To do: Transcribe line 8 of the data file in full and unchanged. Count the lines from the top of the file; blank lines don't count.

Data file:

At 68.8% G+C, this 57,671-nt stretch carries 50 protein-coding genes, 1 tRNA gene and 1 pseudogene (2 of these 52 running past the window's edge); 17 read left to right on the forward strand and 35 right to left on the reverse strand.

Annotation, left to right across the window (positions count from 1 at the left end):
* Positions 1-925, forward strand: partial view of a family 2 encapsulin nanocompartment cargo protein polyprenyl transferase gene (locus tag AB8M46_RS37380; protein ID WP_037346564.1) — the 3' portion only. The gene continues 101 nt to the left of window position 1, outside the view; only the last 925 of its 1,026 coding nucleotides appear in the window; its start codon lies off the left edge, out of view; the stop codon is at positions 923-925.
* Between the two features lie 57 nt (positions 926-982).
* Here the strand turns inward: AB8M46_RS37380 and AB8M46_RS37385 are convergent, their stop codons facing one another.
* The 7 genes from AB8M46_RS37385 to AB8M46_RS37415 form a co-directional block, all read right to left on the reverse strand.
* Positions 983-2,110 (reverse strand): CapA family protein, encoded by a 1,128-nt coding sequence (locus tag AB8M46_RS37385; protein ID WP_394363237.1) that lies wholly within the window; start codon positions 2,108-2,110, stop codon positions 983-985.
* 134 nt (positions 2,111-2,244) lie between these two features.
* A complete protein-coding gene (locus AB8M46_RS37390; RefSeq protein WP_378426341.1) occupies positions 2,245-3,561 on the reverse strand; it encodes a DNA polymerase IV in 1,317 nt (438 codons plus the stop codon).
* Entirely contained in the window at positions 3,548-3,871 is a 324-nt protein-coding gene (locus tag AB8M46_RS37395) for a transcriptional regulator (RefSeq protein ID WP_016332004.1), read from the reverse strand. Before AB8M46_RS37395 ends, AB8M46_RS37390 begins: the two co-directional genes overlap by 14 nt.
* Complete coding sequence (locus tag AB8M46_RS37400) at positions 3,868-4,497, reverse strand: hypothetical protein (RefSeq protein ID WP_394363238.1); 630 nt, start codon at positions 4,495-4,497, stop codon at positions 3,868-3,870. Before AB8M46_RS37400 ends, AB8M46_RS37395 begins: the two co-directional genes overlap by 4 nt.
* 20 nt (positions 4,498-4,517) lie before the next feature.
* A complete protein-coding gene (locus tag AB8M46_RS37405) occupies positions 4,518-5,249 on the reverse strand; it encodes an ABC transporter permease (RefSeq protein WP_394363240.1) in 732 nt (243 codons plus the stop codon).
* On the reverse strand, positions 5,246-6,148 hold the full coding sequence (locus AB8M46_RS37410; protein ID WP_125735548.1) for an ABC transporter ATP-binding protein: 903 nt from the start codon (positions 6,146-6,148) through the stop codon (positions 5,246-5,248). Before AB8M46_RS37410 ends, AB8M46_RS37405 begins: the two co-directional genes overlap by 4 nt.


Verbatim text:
* 134 nt (positions 2,111-2,244) lie between these two features.